Section 3 would amend the Garda Síochána Act 2005 to allow Garda representative bodies to join or associate with the national umbrella organisation of employees, such as the Irish Congress of Trade Unions, ICTU. Section 4 would similarly amend the Defence (Amendment) Act 1990 in order to allow Defence Forces' representative bodies to join or associate with the national umbrella organisation of employees such as the ICTU. Section 5 would amend the Industrial Relations Act 1990 to allow members of An Garda Síochána to strike.
Section 6 would provide that actions by members of An Garda Síochána, while on duty, shall not be considered as being assistance to an employer who is a party to a trade dispute for the purposes of frustrating the strike or for the purpose of section 11 of the Industrial Relations Act. It is important that gardaí, notwithstanding the right to strike that would be extended to them under the Bill, should be able to maintain the peace and carry out their normal duties at locations where industrial disputes are taking place.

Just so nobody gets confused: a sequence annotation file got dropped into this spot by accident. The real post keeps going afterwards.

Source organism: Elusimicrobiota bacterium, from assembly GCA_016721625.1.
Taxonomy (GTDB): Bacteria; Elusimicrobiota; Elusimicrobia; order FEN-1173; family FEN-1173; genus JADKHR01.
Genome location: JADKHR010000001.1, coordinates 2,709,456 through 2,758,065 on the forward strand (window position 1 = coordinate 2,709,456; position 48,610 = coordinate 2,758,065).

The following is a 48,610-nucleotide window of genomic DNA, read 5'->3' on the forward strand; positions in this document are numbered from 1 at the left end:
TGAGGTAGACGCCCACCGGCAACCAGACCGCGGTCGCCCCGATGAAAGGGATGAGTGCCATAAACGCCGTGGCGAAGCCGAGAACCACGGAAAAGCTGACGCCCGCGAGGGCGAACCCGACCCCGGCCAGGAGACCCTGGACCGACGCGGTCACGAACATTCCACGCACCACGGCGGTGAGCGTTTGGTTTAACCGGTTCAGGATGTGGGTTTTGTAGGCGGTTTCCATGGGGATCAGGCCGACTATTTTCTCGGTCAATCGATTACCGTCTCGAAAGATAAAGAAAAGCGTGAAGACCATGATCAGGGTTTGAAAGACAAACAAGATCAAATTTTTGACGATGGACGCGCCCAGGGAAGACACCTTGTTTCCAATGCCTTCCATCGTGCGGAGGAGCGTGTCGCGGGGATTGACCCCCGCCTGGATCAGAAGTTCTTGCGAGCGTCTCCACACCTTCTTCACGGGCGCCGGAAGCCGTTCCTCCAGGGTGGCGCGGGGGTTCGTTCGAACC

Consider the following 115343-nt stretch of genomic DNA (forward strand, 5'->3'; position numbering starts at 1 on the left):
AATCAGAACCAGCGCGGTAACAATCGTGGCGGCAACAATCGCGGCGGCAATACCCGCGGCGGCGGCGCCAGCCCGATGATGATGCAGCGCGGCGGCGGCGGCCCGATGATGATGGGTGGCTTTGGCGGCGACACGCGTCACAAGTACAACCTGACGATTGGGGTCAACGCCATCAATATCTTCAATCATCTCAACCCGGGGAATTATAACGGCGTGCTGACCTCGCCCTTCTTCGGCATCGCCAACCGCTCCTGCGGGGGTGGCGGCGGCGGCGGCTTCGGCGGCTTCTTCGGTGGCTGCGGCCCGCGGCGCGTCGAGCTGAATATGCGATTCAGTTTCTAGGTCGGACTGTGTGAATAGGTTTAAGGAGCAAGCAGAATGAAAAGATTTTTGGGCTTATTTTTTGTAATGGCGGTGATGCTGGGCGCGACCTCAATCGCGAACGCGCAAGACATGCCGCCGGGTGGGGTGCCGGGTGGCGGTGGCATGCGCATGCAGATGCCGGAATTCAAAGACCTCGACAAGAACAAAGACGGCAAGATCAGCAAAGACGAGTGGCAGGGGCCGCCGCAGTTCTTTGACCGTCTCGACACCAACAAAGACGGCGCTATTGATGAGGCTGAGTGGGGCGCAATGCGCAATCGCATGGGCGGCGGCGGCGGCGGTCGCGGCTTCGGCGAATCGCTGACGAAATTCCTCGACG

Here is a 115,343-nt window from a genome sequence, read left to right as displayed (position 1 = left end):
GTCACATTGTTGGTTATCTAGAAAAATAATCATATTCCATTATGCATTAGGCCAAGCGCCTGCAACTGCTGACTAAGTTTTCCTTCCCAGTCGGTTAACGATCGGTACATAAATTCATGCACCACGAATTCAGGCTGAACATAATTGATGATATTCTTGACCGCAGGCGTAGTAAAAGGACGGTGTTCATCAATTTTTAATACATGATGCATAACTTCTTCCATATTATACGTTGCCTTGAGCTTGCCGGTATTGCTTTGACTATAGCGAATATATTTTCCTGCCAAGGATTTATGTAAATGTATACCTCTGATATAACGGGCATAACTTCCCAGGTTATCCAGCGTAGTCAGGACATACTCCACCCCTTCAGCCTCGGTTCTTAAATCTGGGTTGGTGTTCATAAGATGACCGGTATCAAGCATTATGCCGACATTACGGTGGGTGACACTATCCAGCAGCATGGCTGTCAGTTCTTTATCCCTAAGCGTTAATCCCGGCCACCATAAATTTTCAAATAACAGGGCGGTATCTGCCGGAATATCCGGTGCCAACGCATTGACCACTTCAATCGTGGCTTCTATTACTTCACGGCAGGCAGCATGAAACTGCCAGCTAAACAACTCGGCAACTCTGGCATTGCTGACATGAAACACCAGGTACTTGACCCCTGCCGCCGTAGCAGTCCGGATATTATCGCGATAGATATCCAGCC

Section 7 deals with a slightly different issue. In 2013 the then Minister for Justice and Equality stated that there was nothing in the Garda code, the disciplinary regulations or the Personal Insolvency Act 2012 which would prevent gardaí from availing of personal insolvency services. Nevertheless, Garda representative bodies have expressed concern that there might be a difficulty in this regard. Schedule 5 of section 82 of the Garda Síochána Act 2005, which concerns breaches of discipline, includes in the definition of what constitutes corrupt or improper practices "failing wilfully and without good and sufficient cause to pay any lawful debt in such circumstances as to be liable to affect his or her ability to discharge the duty of a member or as to be liable to compromise other members". Under section 7, entering or applying to enter into an insolvency arrangement could not be interpreted to be a breach of Garda discipline.
I take this opportunity to point out that the Bill would have no financial implications for the Exchequer.